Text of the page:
Interestingly, we recently received notice from a dermarolling afficionado that use of our AnteAGE products resulted in a much shorter healing time – instead of 5 or 6 days to return to normal, her skin healed in only 2.5 days which is consistent with anecdotal accounts of rapid skin healing with AnteAGE from people who had suffered burns, cuts, and abrasions, including some of the subjects of our clinical trial. Inflammation and pain were reduced and healing augmented because of the stem cytokines and other actives (including retinol) – just as we would predict. Drjohn and I are planning to explore the benefits of stem cytokines to not only dermarolling, but laser and dermabrasion as well. We already have one subject who experienced noticable benefit after microdermabrasion.
If you are treating acne scarring, best results will occur with needles 2.5 to 3.0 mm. Good luck.
A brief reveiw can be found at: http://cbmcbmymen.com/Collagen%20Dermaroller.pdf
Fascinating stuff! So, I wonder if by increasing the amount of certain nutrients we consume elastin production can be increased? While complete nutrition is no doubt important in preventing or slowing the degradation of the skin matrix some people believe that supplement the diet with specific nutrients can increase the body’s ability to produce elastin and collagen (eg: vitamin C, lecithin, hyaluronic acid etc). Do you have any opinions on how supplementation of the diet might help or hurt the skin?
I see you addressed supplements in the “collagen” edition of this Skin Matrix series! Of course collagen supplements do nothing to increase the body’s production of collagen. Are there any nutrients that could potentially be increased that would help?
Certain nutrients and co-factors (e.g. vitamin C in the synthesis of collagen) are absolutely necessary to produce collagen and elastin, BFT is unaware, however, of any circumstance where, assuming there is a generally adequate and well-balanced dietary intake, a deficit would exist to impact their synthesis. We have already discussed that the digestive and absorption process would preclude collagen or elastin from being delivered to tissues in their molecular form. For this reason, dietary supplements are useless. Likewise, topical application is folly as the molecules can not penetrate to where they are needed, nor are capable of being incorporated into the dermal matrix directly.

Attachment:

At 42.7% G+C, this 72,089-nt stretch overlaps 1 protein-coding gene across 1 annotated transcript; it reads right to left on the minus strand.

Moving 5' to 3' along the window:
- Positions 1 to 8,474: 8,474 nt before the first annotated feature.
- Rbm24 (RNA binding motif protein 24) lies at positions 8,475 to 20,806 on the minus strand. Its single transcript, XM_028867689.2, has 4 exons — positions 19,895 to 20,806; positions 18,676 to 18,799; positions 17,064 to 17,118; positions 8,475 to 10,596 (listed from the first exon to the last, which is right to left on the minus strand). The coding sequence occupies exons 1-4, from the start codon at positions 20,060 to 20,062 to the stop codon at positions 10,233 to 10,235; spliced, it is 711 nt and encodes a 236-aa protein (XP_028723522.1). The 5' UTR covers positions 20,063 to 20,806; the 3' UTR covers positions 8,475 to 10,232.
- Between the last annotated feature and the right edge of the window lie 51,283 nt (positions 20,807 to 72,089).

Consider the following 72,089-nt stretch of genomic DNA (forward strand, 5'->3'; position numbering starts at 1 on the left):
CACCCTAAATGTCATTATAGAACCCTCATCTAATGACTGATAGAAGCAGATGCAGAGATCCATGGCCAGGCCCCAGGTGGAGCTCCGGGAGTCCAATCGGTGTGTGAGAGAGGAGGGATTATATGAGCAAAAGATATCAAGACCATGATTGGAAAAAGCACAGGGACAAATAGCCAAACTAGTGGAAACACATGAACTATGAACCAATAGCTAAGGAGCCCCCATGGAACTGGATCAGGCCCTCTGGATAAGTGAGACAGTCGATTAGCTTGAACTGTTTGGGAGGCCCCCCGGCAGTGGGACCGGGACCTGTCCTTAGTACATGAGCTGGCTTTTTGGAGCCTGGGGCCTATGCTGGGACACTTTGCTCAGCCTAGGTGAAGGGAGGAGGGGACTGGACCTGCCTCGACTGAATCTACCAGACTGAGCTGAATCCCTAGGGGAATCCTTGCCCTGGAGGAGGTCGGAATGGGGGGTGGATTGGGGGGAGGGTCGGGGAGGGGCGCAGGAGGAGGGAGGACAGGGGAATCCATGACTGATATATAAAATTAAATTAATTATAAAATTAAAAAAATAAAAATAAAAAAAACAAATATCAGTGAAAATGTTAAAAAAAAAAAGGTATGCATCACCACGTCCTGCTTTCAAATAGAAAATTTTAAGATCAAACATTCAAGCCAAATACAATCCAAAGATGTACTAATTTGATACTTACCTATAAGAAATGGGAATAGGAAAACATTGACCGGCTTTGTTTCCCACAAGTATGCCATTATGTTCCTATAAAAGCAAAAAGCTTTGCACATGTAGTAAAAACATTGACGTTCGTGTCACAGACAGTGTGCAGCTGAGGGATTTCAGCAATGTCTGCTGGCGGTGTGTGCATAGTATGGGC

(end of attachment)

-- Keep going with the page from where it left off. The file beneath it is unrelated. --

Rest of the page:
Where do we find the stem cytokines? Thanks
You can find them in AnteAge products (http://anteage.com) that we have created in our laboratories, and others based on human stem cell derived cytokines and growth factors.
What are your thoughts on using a dermaroller and the anteage products combined with red light therapy? My issues are with acne scarring, fine lines and oily skin. Thanks.
I think its a solid combo. Dr Lance (Setterfield) is our light+microneedling expert so we will check with him as well.
Hi, I’ve read that white tea has been shown to strongly inhibit the MMP’s that break down elastin. The tricky thing is knowing how much white tea has to be consumed for this effect, and what type of white tea (green tea was shown to be effective too, but far less so). If you search for it, there’s a study published with its abstract available online, but I couldn’t find the whole article to get more info on the methods and how much or what type of white tea was used. But perhaps consuming 6 bags worth of white tea per day in the form of iced tea, as I do, can do a lot to protecting the elastin throughout our bodies. I wish I knew more specifics.
With regard to your product using stem cytokines (AnteAGE), I’m wondering how those can penetrate the skin’s surface and have a true effect without being surgically or hypodermically injected.
There are several supporting articles attesting to the fact that topical bio-signals (growth factors and cytokines) indeed penetrate adequately into the skin to achieve physiologic effect. This has been documented using radioactive and fluorescein tagged molecules. Use of nonoliposomes is helpful (a technology we use in our products). Because of autocrine amplification (the synthesis within cells of many, many identical bio-signals to that which has activated cell surface membrane receptors) cells can “talk” to deeper layers of cells and propagate the “message”. Finally, there is no such thing as a perfectly intact stratum corneum, especially with advancing age. The epidermis get thinner with age and photodamage. There are tiny imperceptible injuries to the skin from the physical trauma of life that creates pathways for molecules to enter. Throw in any skin condition that has an inflammatory component and penetration will be more likely. Finally, there are pores, hair follicles, and glandular structures (sweat and sebum) that traverse from the surface to deeper dermal structures. With more than 500 articles attesting to skin benefits from topically applied bio-signals published over nearly two decades and the question of penetration is well settled.